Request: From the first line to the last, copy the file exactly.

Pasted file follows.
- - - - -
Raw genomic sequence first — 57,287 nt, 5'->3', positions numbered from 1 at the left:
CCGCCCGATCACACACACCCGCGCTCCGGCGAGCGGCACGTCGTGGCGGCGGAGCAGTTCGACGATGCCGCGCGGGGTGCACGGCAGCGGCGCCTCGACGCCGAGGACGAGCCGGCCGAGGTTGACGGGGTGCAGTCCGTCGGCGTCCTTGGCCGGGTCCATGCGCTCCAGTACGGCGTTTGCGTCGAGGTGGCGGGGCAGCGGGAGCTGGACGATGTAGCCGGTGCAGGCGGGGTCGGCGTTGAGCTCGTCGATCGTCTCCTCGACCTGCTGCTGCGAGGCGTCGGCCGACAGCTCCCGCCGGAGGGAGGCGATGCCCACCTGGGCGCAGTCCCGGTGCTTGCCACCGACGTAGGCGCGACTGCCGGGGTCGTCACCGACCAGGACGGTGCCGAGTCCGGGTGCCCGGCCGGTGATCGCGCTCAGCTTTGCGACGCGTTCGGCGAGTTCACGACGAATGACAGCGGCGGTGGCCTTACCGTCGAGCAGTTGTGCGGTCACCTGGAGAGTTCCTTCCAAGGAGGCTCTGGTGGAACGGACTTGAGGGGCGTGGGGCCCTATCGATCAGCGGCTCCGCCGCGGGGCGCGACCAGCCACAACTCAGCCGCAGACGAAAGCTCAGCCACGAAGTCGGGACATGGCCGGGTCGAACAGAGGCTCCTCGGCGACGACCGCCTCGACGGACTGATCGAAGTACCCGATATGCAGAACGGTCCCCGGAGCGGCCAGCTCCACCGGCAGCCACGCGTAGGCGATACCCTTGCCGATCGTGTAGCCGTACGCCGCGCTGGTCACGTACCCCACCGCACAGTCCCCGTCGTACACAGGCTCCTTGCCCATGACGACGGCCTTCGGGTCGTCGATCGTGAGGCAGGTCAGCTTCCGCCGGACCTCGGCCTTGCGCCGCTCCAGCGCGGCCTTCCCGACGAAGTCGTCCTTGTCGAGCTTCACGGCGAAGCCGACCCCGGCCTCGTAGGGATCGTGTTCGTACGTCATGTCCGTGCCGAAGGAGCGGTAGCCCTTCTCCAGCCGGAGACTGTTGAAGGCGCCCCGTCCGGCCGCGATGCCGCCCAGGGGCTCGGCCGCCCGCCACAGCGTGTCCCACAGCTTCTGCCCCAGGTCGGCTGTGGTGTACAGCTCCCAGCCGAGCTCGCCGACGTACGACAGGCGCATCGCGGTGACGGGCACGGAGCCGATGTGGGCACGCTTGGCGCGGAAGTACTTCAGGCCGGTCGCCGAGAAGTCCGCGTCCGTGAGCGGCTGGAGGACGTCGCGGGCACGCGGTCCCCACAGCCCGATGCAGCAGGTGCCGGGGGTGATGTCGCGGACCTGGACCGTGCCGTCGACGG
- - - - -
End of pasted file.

Raw genomic sequence first — 57,287 nt, 5'->3', positions numbered from 1 at the left:
CCGCCCGATCACACACACCCGCGCTCCGGCGAGCGGCACGTCGTGGCGGCGGAGCAGTTCGACGATGCCGCGCGGGGTGCACGGCAGCGGCGCCTCGACGCCGAGGACGAGCCGGCCGAGGTTGACGGGGTGCAGTCCGTCGGCGTCCTTGGCCGGGTCCATGCGCTCCAGTACGGCGTTTGCGTCGAGGTGGCGGGGCAGCGGGAGCTGGACGATGTAGCCGGTGCAGGCGGGGTCGGCGTTGAGCTCGTCGATCGTCTCCTCGACCTGCTGCTGCGAGGCGTCGGCCGACAGCTCCCGCCGGAGGGAGGCGATGCCCACCTGGGCGCAGTCCCGGTGCTTGCCACCGACGTAGGCGCGACTGCCGGGGTCGTCACCGACCAGGACGGTGCCGAGTCCGGGTGCCCGGCCGGTGATCGCGCTCAGCTTTGCGACGCGTTCGGCGAGTTCACGACGAATGACAGCGGCGGTGGCCTTACCGTCGAGCAGTTGTGCGGTCACCTGGAGAGTTCCTTCCAAGGAGGCTCTGGTGGAACGGACTTGAGGGGCGTGGGGCCCTATCGATCAGCGGCTCCGCCGCGGGGCGCGACCAGCCACAACTCAGCCGCAGACGAAAGCTCAGCCACGAAGTCGGGACATGGCCGGGTCGAACAGAGGCTCCTCGGCGACGACCGCCTCGACGGACTGATCGAAGTACCCGATATGCAGAACGGTCCCCGGAGCGGCCAGCTCCACCGGCAGCCACGCGTAGGCGATACCCTTGCCGATCGTGTAGCCGTACGCCGCGCTGGTCACGTACCCCACCGCACAGTCCCCGTCGTACACAGGCTCCTTGCCCATGACGACGGCCTTCGGGTCGTCGATCGTGAGGCAGGTCAGCTTCCGCCGGACCTCGGCCTTGCGCCGCTCCAGCGCGGCCTTCCCGACGAAGTCGTCCTTGTCGAGCTTCACGGCGAAGCCGACCCCGGCCTCGTAGGGATCGTGTTCGTACGTCATGTCCGTGCCGAAGGAGCGGTAGCCCTTCTCCAGCCGGAGACTGTTGAAGGCGCCCCGTCCGGCCGCGATGCCGCCCAGGGGCTCGGCCGCCCGCCACAGCGTGTCCCACAGCTTCTGCCCCAGGTCGGCTGTGGTGTACAGCTCCCAGCCGAGCTCGCCGACGTACGACAGGCGCATCGCGGTGACGGGCACGGAGCCGATGTGGGCACGCTTGGCGCGGAAGTACTTCAGGCCGGTCGCCGAGAAGTCCGCGTCCGTGAGCGGCTGGAGGACGTCGCGGGCACGCGGTCCCCACAGCCCGATGCAGCAGGTGCCGGGGGTGATGTCGCGGACCTGGACCGTGCCGTCGACGG